A photojournalist's actions sometimes seem to conflict with reason. When there's a big fire, we run toward it.
The most extreme of our breed head into battle shooting photos instead of guns.
At the other end of the spectrum, when it's snowy and slick, and people are crashing their cars all over town, we go drive around for a few hours to look for photos.
When winter arrived in storm form before the official date in December, I set out in one car while photo editor Bob Brawdy and reporter Paula Horton ventured out in another. The intention was that they would focus on the crashes while I looked for feature photos, but as plans in this business go sometimes, our roles reversed when a call came over the scanner for a truck in the ditch a couple miles from where I had been cruising.
When I arrived, I introduced myself to a woman who responded by telling me we had already met before.
"Where?" I asked, somewhat confrontationally — a bad habit of mine when I don't recognize somebody. I know I'm terrible with names, but I like to think that I'm good with faces despite the higher-than-average number of people I meet.
Turns out, it was Jenny Rieke, a local artist who I had photographed for the cover of our defunct Downtown Kennewick insert. I approached the driver, who was still in the truck, and introduced myself to let him know I was going to be taking some pictures.
"Not with my permission," he said.
"Well, we're on public prop..." I started before he knowingly nodded and said, "I know, but you don't have my consent."
I kept my distance as I made my photos, not sure exactly how mad he was about my presence. There are certain photos that I'm willing to risk bodily harm and subject aggravation for, but this was not one of those situations. It was one minor wreck out of many that day and nobody was hurt, but we did need art to go with our weather story and roadside wrecks were definitely a part of that.
It just happened to be the first I made it to that day.
When I saw a wheelchair come out of the back, however, I knew this was a unique situation — a feeling that was confirmed when Washington State Patrol Sgt. Zach Elmore knelt down by the passenger door to offer a piggyback ride (pun unavoidable) to Pete Rieke.
A small part of me was hesitant because I knew he would likely be embarrassed by the photo, but never did I feel exploitative about documenting that situation. To me, it's more about Sgt. Elmore and the rest of the troopers and officers on duty that day helping people out.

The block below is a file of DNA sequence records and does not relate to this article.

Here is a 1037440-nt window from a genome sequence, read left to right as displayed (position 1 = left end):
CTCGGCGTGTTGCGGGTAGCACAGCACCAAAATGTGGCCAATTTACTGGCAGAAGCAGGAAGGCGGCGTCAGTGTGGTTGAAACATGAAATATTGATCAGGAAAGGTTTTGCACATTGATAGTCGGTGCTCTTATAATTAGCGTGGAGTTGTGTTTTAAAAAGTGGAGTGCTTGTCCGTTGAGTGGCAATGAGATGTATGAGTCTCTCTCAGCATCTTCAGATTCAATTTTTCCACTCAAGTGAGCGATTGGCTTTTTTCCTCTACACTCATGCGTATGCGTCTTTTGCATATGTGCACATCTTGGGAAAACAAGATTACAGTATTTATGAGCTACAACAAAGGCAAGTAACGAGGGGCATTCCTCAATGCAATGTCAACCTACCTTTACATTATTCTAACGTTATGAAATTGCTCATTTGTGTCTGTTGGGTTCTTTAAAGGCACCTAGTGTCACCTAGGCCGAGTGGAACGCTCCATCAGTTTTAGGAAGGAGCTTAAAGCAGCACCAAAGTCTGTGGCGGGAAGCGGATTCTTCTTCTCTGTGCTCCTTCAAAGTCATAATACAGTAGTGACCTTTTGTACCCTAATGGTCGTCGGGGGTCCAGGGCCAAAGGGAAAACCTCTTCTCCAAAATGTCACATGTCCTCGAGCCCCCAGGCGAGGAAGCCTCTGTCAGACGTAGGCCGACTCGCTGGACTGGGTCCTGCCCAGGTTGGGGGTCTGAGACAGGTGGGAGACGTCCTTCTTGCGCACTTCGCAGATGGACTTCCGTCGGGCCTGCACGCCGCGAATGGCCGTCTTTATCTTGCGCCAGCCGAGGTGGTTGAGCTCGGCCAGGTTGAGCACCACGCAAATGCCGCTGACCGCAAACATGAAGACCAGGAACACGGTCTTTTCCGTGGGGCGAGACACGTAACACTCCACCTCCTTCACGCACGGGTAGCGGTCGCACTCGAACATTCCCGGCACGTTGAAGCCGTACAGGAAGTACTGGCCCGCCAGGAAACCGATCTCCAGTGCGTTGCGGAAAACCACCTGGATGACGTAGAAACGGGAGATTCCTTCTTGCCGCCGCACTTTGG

I left that scene to proceed with my feature hunt, but another call came in about a State Patrol cruiser that had been hit — cementing my role reversal for the day.
The driver who clipped the side view off the cruiser was sitting in her truck, staring straight ahead when I walked up to the passenger side and knocked on the window.
Based on the glare she shot at me, her "no" wasn’t necessary.
When I returned to the office, I looked up Rieke in our archives. Unlike the Herald vets who saw my photo, I hadn't recognized his face or name, or known about his past achievements as one of the developers of the snow pod, which has allowed him and other paraplegics to climb mountains. Rieke ascended Mount Hood in 1998, Mount Rainier in 2000 and Mount Shasta in 2002.
As if the situation needed more coincidences, Rieke wrote an op-ed piece in last Sunday’s Tri-City Forum about his recent trip to the front page, the same week I planned on publishing this column. In it, he wrote "It’s one thing to gain notoriety for your accomplishments, another to be caught on film being fallible," a statement that summarizes the then-intangible urge I had to call him while I was sitting at my desk, working up the photo.
I didn't call because I felt bad for getting the shot, but because I felt bad for his impending embarrassment. Of the situations where I am denied access, this is one that makes perfect sense to me. It’s bad enough to have the rubberneckers driving by after a wreck without having a photo of the incident printed 40,000 times the next day.
I also wanted to make sure he understood my position. Breaking my protocol of asking directly for names, I had gone through his wife Jenny on-scene because he had already said he didn't want his picture taken and I saw no need to further aggravate him.
He was very understanding on the phone, asking only one thing of me that I could not promise:
"Just keep it off the front page."
Like that's something a peon such as myself even has control over.
It's not my job to make friends on assignment, but I do try to at least perform my duties pissing off as few as possible.
Sometimes it's unavoidable, though, and being in the right place at the wrong time can net me a good photo, if not goodwill from the subject.